A key function of railway station agent/operators was the copying and delivery of train orders to train crews. In my previous post, the long service of Portage la Prairie's CN operators was highlighted. I searched through my collection of train orders to see if I had any of the ephemeral work of these men, and lo and behold, I had a few examples! Opr William Wynes copied the clearance for VIA No 90 on June 19. 1981. I railfanned in Portage in August of that year. Opr Bill Cook had copied the top train order, number No 2087 (top photo). Six days later, on the afternoon of his day shift, Opr Wynes copied the clearance for Extra 9174 East:
Opr Bill Cook copied train order No 2087. Here's a clearer view:
The following year, I was at Portage in June, but away from the station on June 12 and 13 weekend. Opr Jack Darling was working and here are the clearance and train orders that VIA No 2 received from him that Sunday:
CP's operators in Portage were still working in August, 1984. The previous post noted that CP's operators were finished in July. This 19R belies that date:
Speaking of CP, check out these vintage orders copied by CP Operator Jack Corbett at the height of wartime traffic. On February 10, 1945 a freight was running late on the Minnedosa Sub (this order delivered to trains North):
CP No 2 was operating in two sections, and specific timing was incorporated to get it into Winnipeg in a predictable fashion in just over an hour on December 12, 1944:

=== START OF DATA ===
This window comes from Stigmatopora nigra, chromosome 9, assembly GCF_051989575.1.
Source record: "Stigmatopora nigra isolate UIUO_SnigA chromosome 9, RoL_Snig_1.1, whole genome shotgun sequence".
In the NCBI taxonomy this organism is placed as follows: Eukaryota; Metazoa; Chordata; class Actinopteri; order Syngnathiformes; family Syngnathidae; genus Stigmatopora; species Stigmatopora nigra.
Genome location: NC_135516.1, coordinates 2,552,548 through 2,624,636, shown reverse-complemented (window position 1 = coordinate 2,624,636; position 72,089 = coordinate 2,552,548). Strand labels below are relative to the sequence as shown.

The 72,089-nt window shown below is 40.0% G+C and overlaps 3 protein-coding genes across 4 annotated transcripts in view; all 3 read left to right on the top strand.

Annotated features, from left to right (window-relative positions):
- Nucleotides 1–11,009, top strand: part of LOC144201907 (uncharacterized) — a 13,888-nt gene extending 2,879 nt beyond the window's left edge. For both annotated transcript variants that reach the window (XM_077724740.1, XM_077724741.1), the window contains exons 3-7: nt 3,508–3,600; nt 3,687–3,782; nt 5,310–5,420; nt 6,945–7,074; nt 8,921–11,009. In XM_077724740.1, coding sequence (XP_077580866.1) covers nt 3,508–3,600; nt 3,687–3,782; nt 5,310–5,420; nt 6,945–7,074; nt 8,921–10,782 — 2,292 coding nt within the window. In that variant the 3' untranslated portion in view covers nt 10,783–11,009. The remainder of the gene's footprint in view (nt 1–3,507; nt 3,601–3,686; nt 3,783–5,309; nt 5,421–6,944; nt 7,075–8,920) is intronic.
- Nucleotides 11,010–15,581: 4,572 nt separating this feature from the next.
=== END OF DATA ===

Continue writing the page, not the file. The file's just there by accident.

The above orders show the excellent writing and typewriting skills needed by operators. So much information to pass along in a short time. And it had to be correct and read-back to be marked Complete! My aunt and uncle from Portage knew Jack Corbett. He was a Mason and referred to my uncle as 'Doc'. He also had a large collection of Lionel trains!
VIA has posted its most recent return-from-shutdown system timetable, effective September 1. Everyone's favourite train, the Canadian, is still slated for return in some form on November 1.
Conventional wisdom not needed for conventions. Having watched the U.S. Democratic and Republican versions in a pandemic era, there is no confetti, sign-hoisting and thankfully no pauses for applause three words into a speech, and every three words therafter. All we can ask is that both sides respect reality. If I dropped out of the sky and was asked to watch each convention separately, I would have a vastly different mind-picture of what America was really like.
It's amazing to see the coordination that was necessary to guide wartime traffic along the route between PLP and Winnipeg. So much to monitor and keep straight in one's mind. Talk about pressure...
Indeed, Michael. Many British Commonwealth Air Training Plan flying training schools were located in the West. Many, like Moose Jaw which is still a Canadian Forces flying training base, experienced the most sunlight per day of anywhere in Canada, thereby maximizing training hours!
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